How I Met John Brown
I never knew his name at the time, other than there was a mythical chairmaker from the western seaboard side of my native homeland of Wales. He made chairs by hand without the aid of electricity and lived in his workshop. In the early 1990s, with some research, I found out that he had written a book called “Welsh Stick Chairs.” It was being sold in a bookshop less than an hour’s drive from me.
I drove to Newport Pembrokeshire to buy a copy of the book. I later learned that the man I had held the door for on entering the bookshop was John Brown. He had just dropped off a box of books for them to sell. The owners were very enthusiastic at my interest in the book, and I was ushered into a side room where they showed me a chair that John had made them.
The book was a revelation to me. It was so informative on this little-known subject and included a photographic chapter that was truly inspiring. I was hooked on the chairs and the author. I read John’s monthly articles in Good Woodworking magazine fervently. His writing was great — nothing of the anorak in his articles. And I thought his take on life was so different than the norm.
My day job as a carpenter and joiner was a varied one, but the chairs were deep in my psyche by now, and I dabbled somewhat with them for a few years. Looking back they were poor. I hadn’t yet been fueled by the Zen-like teachings which were to come.
Several years later my partner, Claire, and I were in Australia and New Zealand on a gap year/working holiday. I enjoyed the change of scenery and meeting new people but something was missing. There is a word in the Welsh language, “Hiraeth,” which loosely translates to a longing, with a sadness, for an absent something — not homesick. By chance I picked up a copy of Fine Woodworking (the Nov./Dec. 1997 issue) in Melbourne in which there was an article on John Brown — a great article. It was at this point that I realised it was time for me to head home to make chairs, and to meet John Brown in person.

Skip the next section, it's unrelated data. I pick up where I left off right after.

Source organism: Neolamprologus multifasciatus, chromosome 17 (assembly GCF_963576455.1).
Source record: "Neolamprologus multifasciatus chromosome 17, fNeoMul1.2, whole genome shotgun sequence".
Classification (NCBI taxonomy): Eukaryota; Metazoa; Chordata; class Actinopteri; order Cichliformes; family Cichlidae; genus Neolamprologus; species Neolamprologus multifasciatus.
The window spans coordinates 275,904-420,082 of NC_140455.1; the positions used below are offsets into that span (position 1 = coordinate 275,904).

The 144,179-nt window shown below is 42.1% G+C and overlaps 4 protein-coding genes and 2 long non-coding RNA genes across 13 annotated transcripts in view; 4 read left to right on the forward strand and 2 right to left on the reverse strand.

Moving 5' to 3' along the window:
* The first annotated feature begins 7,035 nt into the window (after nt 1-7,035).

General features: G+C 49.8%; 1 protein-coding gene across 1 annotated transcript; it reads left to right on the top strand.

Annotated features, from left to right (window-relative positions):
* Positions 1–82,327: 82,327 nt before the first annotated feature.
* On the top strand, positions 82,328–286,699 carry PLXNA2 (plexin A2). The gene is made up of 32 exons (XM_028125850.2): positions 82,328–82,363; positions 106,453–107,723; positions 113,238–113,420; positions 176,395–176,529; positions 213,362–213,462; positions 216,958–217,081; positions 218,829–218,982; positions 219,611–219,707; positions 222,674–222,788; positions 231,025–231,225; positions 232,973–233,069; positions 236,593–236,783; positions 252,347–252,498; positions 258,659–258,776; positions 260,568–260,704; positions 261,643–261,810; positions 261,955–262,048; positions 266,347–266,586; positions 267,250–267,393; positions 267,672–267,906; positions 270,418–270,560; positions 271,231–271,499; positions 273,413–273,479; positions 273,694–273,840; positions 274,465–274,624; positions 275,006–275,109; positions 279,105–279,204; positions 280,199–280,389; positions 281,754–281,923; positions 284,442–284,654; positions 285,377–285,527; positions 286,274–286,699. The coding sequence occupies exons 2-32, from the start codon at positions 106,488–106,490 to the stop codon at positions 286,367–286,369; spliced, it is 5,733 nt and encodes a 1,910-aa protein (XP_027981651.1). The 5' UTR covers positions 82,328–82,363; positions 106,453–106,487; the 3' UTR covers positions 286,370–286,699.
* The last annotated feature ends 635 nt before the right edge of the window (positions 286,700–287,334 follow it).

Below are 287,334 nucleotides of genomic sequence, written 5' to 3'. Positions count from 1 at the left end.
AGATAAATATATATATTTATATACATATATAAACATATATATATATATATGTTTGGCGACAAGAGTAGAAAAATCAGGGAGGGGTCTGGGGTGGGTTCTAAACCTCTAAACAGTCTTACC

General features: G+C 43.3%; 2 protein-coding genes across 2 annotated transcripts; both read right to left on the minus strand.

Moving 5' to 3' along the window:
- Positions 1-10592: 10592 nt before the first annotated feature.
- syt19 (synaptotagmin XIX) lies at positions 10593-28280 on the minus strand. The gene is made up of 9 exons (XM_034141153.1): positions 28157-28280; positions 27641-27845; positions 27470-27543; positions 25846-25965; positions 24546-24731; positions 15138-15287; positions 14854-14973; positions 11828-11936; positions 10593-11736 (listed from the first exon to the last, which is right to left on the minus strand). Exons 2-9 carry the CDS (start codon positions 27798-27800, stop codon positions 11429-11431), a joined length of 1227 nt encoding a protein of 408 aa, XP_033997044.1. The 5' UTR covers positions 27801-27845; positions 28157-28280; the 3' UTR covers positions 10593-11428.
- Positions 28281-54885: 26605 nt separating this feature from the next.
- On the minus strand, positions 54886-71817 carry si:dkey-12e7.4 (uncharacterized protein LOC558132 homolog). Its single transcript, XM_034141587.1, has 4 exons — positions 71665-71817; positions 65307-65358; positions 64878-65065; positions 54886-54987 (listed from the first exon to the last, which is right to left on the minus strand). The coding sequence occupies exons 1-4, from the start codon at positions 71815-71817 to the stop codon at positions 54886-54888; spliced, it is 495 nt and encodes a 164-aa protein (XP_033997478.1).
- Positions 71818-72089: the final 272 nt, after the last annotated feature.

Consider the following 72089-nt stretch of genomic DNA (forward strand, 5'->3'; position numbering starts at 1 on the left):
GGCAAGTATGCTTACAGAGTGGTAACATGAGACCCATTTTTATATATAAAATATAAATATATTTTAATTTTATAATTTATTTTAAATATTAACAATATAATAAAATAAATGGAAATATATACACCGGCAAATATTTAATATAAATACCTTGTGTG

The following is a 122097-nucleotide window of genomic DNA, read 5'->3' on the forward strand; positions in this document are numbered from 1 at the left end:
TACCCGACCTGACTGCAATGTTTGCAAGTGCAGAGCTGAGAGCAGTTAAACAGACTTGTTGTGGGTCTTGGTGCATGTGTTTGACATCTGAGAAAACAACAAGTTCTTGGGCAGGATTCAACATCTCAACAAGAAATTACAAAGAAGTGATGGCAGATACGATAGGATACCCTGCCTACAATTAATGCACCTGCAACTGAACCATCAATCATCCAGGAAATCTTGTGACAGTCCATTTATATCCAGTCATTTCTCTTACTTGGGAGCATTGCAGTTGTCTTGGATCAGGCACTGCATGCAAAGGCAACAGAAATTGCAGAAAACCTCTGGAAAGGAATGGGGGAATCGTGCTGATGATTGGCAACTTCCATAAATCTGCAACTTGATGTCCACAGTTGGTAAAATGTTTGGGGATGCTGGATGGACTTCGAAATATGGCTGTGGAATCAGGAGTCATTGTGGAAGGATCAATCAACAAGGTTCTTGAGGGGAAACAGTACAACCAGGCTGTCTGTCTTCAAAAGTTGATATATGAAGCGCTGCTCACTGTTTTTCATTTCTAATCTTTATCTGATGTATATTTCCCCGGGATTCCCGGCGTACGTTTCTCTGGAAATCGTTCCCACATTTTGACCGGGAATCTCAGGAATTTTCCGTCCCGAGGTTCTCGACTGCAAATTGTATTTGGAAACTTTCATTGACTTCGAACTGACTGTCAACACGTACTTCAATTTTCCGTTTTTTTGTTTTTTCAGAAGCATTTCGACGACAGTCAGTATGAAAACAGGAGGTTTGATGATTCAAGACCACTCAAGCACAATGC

It was with some trepidation that I telephoned him. To my surprise, his number was in the phone book. The conversation was a blur — lots of nerves on my side. But it must have gone OK because a few days later I head west to John’s home. I was given clear instructions on the whereabouts of the workshop, but alas I got lost in the wilds of North Pembrokeshire. I eventually found the workshop down a long narrow lane under the shadow of Carn Ingli, which translates to “mountain of the angels.” It was a truly beautiful landscape of small fields with stone-walled boundaries and small wooded valleys meandering down to the Celtic sea — a landscape that obviously inspired John. The undersides of John’s chair seats were embellished with a simple Celtic cross for which the area is famous for.
I was greeted politely but hurriedly by John as he was in the process of gluing up a chair. I watched him work but also took in the hand tools that were everywhere, neatly placed in various racks and shelves. Photos, paintings and poems also adorned the walls of the workshop. I had truly come across a different type of life, at least one in contrast to my conservative Welsh upbringing. It felt more like a home than the cold and soulless workshops that I had spent years in. I felt at home when I was offered a cup of tea. Two pots later, it was it time to leave. I left buzzing after the experience and little did I know then what adventures the next 10 years would bring for both of us. It was far from a happy-ever-after story but one that would change my life profoundly forever.